Have any of you dealt with Prime top sirloin?

  10. #370
    Quote Originally Posted by Bob Green View Post
    Thank you! Iíve used this methodology previously with success.
    Quote Originally Posted by OldPhiKap View Post
    1. Smoke a pork shoulder.
    2. Smoke the Heels.
    3. Enjoy it all tomorrow.


    Sounds like a great plan!
    Hopefully we employ this methodology successfully tomorrow.

  11. #371
    Join Date
    Feb 2007
    Location
    St. Louis

    Corned beef and cabbage

    Does anyone have a good recipe for corned beef and cabbage, either for preparing with old-fashioned equipment or an Instant Pot?

    Thanks

  12. #372
    Join Date
    Feb 2011
    Location
    Summerville ,S.C.
    Quote Originally Posted by left_hook_lacey View Post
    I'm thinking about getting an egg soon, or a Kamodo Joe's. Haven't decided yet. Co-worker has the K Joe and swears by it, but so do egg owners.

    I currently have an off-set barrel smoker, but it's a cheap one and very easy to screw up the cook. My only fear of getting a good smoker is that it'll actually become easy and I can spend my time applying DevilDeacs beer pairing suggestions rather than cussing the thermometer on the smoker. I'm also worried that my wife will catch on that my new smoker doesn't require half the attention my old one did. She tends to find chores for idle hands and minds.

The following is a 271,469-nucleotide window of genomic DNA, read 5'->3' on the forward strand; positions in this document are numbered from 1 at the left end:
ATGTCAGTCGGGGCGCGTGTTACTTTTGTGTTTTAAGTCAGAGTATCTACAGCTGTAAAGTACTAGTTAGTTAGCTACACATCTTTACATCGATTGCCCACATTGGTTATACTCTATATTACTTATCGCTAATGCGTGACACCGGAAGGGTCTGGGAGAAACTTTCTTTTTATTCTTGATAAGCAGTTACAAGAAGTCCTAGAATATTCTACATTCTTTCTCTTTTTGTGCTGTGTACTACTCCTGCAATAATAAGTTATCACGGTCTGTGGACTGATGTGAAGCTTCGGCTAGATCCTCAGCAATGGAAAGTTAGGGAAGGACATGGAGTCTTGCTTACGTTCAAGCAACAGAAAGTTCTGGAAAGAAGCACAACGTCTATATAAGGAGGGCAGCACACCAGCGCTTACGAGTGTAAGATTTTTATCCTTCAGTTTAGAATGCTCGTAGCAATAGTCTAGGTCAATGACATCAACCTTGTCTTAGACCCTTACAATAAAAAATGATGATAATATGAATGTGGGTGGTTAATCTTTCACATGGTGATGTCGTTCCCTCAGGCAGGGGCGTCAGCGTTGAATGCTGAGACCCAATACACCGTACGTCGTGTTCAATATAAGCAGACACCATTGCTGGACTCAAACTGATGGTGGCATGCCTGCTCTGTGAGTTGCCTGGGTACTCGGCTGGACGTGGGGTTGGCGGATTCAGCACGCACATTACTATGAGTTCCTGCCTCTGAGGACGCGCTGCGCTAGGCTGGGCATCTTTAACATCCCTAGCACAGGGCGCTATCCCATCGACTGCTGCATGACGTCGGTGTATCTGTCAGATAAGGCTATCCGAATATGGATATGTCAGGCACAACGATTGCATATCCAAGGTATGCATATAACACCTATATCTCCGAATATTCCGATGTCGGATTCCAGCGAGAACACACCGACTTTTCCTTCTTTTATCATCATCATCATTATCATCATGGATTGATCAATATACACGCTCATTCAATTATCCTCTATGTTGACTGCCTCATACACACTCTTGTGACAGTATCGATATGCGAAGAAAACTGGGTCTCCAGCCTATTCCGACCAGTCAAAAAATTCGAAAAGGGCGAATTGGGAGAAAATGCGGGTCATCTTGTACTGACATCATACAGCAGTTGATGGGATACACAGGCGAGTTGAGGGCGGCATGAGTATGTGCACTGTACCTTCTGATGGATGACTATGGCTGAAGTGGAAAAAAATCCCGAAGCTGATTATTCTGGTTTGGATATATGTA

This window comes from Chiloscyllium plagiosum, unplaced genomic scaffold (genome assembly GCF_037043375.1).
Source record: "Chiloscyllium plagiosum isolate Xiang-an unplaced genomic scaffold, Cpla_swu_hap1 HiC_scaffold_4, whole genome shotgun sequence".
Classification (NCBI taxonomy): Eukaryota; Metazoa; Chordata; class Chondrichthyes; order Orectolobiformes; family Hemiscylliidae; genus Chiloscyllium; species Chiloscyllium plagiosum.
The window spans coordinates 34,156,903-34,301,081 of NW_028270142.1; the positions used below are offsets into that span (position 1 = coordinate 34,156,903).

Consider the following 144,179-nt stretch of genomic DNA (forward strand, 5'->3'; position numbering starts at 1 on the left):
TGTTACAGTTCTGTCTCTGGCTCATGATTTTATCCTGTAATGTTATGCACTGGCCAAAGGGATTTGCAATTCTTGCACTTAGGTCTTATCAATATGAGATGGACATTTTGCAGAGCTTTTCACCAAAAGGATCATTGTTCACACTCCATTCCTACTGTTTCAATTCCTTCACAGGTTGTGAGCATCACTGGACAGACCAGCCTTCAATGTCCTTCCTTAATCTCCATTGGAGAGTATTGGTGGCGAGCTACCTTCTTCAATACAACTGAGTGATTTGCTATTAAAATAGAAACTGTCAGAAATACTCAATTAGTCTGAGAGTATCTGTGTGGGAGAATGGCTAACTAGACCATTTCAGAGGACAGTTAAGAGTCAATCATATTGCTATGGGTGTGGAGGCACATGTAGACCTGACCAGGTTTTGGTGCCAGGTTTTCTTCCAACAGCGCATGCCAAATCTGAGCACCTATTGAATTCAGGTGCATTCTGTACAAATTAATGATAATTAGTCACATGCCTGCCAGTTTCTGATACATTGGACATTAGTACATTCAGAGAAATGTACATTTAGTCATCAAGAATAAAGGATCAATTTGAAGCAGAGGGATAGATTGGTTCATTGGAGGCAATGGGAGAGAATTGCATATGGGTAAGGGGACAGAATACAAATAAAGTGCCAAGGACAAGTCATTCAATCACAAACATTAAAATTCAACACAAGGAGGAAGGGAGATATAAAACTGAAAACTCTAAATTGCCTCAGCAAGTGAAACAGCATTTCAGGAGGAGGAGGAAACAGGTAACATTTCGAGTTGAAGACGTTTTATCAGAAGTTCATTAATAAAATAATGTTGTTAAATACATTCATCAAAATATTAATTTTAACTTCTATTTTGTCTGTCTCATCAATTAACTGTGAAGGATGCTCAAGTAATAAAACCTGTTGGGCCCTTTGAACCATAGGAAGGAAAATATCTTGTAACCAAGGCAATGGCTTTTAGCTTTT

I got the akorn .wasn't sure i wanted to invest 7 plus on a egg.
    It does what i ask of it. Have made bacon wrapped smoked pork belly on it.really good.

    I bought a crawfish boiler/cooker also.
    It ha a hinged basket and a built on trough . Making frogmore stew has never been easier.

    Dont worry about messing up.nothing like checking your smoker
    Temp and its over 800. Your pork shoulder looks like a meteorite
    Coming through the atmosphere.

    Your first thought is i can save it. Just pop a cool one watch her burn .way less stress.

  13. #373
    Join Date
    Feb 2007
    Location
    Santa Cruz CA
    Quote Originally Posted by rasputin View Post
    Does anyone have a good recipe for corned beef and cabbage, either for preparing with old-fashioned equipment or an Instant Pot?

    Thanks
    I like to buy corned beef during the St Patrick day sales and turn them into pastrami in my smoker.
    I can post up the instructions if you want.



  14. #374
    Join Date
    Sep 2007
    Location
    Undisclosed
    Quote Originally Posted by BigWayne View Post